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Friday, June 13, 2008

Is vulnerability research ethical?

Over the TaoSecurity blog you can find a good summary on the Bruce Schneier (nice poster btw) vs Marcus Ranum face-off regarding the ethicacy of vulnerability research (also read the comments, they are worth your time).

I fully agree with Bruce on this and think that Marcus is confusing two things: the act of finding the vulnerability and what you do after it. Just as law and justice are not the same thing (trivia: this is why Justitia, the roman god of justice is newer portrayed with a lawbook in her hands, although many people think this because they confuse it with the statue of liberty), vulnerability research and your disclosure method are not the same thing. Bruce Schneier summarizes nicely why it is important to have people who know how to break things:

When someone shows me a security design by someone I don't know, my first question is, "What has the designer broken?" Anyone can design a security system that he cannot break. So when someone announces, "Here's my security system, and I can't break it," your first reaction should be, "Who are you?" If he's someone who has broken dozens of similar systems, his system is worth looking at. If he's never broken anything, the chance is zero that it will be any good.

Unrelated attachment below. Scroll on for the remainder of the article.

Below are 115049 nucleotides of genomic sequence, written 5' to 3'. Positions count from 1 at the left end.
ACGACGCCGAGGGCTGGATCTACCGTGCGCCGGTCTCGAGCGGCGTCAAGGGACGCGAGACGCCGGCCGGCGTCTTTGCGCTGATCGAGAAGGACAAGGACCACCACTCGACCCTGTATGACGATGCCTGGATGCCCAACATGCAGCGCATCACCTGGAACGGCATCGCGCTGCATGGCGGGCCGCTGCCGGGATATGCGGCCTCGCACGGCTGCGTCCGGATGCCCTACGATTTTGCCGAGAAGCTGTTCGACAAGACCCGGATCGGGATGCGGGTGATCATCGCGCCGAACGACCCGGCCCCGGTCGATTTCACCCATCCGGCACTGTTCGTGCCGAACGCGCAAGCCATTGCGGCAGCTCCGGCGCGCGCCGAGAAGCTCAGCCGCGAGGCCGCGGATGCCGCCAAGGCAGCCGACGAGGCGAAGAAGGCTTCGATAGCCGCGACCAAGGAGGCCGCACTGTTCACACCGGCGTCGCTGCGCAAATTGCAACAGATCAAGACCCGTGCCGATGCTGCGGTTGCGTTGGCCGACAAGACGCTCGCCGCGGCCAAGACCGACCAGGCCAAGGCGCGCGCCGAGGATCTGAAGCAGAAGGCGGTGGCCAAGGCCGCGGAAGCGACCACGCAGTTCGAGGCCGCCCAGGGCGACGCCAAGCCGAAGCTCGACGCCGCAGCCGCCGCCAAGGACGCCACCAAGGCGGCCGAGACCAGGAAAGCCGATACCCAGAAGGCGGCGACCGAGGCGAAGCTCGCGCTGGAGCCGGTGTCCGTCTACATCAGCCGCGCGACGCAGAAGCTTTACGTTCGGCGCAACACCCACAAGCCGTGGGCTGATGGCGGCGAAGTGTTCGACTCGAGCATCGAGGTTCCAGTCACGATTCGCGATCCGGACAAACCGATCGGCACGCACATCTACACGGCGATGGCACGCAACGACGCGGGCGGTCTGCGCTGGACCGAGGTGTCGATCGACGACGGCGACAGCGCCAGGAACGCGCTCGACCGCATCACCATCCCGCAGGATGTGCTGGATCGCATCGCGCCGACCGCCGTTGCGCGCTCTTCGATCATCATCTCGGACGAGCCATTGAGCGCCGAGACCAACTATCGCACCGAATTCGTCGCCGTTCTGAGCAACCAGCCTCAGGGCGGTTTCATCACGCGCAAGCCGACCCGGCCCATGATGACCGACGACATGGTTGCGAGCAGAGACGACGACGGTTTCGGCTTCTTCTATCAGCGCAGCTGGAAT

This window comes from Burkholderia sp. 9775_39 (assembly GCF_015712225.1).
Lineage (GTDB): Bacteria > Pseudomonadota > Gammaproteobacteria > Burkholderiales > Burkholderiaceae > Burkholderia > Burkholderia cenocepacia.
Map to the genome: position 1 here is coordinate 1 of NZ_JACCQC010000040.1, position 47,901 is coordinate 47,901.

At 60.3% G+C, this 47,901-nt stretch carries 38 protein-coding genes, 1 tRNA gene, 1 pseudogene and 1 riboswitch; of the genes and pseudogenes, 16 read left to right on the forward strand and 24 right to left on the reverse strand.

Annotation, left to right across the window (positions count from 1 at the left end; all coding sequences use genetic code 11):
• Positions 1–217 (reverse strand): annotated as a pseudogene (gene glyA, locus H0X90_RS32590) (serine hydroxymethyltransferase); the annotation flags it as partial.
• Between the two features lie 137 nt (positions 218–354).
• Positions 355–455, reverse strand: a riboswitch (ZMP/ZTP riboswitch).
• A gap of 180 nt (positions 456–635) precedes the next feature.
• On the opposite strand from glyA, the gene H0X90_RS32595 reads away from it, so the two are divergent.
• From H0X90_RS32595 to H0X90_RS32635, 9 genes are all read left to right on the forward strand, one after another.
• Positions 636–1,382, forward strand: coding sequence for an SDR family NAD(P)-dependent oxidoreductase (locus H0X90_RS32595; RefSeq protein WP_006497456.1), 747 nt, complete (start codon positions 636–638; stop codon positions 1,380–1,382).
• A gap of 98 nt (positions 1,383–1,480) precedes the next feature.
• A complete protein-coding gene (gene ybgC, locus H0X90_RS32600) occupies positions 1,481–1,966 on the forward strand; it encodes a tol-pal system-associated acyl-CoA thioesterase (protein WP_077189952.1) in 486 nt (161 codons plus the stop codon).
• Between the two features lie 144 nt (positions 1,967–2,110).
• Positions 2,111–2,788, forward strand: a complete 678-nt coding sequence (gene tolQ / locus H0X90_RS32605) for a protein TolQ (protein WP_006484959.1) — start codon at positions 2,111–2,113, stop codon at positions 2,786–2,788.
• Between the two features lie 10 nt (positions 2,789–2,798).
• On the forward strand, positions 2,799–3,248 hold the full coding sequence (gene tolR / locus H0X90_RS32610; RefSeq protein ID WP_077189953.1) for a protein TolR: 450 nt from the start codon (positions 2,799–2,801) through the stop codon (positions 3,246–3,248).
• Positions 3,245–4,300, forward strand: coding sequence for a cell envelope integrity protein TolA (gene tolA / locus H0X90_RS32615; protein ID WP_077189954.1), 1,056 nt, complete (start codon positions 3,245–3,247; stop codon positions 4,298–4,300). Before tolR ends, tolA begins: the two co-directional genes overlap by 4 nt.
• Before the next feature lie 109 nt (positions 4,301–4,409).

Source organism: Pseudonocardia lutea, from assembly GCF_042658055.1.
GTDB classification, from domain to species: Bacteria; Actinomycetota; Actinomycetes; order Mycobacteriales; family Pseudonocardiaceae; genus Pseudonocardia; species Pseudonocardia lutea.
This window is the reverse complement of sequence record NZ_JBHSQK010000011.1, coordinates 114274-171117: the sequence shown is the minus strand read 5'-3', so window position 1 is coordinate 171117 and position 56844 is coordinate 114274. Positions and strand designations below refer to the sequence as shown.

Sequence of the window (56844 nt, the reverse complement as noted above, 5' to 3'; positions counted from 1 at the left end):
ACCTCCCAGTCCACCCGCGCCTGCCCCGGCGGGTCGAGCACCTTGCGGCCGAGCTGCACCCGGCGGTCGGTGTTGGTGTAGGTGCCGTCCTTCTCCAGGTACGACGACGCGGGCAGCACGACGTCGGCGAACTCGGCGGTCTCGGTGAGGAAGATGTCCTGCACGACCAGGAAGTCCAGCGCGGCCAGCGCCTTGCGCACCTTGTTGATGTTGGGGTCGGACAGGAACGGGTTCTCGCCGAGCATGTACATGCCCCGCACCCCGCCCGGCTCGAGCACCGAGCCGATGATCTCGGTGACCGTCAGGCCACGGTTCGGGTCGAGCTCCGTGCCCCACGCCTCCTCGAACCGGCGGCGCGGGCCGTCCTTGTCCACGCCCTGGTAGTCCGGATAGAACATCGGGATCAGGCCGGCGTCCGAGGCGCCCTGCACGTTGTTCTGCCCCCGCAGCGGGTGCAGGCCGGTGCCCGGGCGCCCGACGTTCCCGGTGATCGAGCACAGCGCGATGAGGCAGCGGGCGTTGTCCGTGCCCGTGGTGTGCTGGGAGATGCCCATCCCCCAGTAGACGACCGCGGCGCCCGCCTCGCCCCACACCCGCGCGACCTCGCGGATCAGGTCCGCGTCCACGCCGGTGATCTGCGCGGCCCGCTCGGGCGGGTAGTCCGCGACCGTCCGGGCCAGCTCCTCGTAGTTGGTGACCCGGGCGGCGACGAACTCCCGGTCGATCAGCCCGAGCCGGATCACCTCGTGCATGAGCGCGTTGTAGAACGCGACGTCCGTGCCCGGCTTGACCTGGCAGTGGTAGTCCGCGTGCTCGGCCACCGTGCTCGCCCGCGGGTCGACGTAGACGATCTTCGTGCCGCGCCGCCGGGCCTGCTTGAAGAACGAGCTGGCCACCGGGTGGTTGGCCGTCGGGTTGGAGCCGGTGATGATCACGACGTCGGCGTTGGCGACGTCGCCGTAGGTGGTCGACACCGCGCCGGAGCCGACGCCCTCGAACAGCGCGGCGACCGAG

What you do with your knowledge (the main thing Marcus focuses on) is a separate thing. As long as you:

  • Try to contact the vendor/author first
  • Try to coordinate with them to make sure that the disclosure comes after the patch is available
  • Wait a reasonable amount of time before going public
  • Not sell/give information to people if their need for information is not well motivated (for example an IPS/IDS vendor)

I consider the action of disclosing a vulnerability (even with proof of concept code) ethical.


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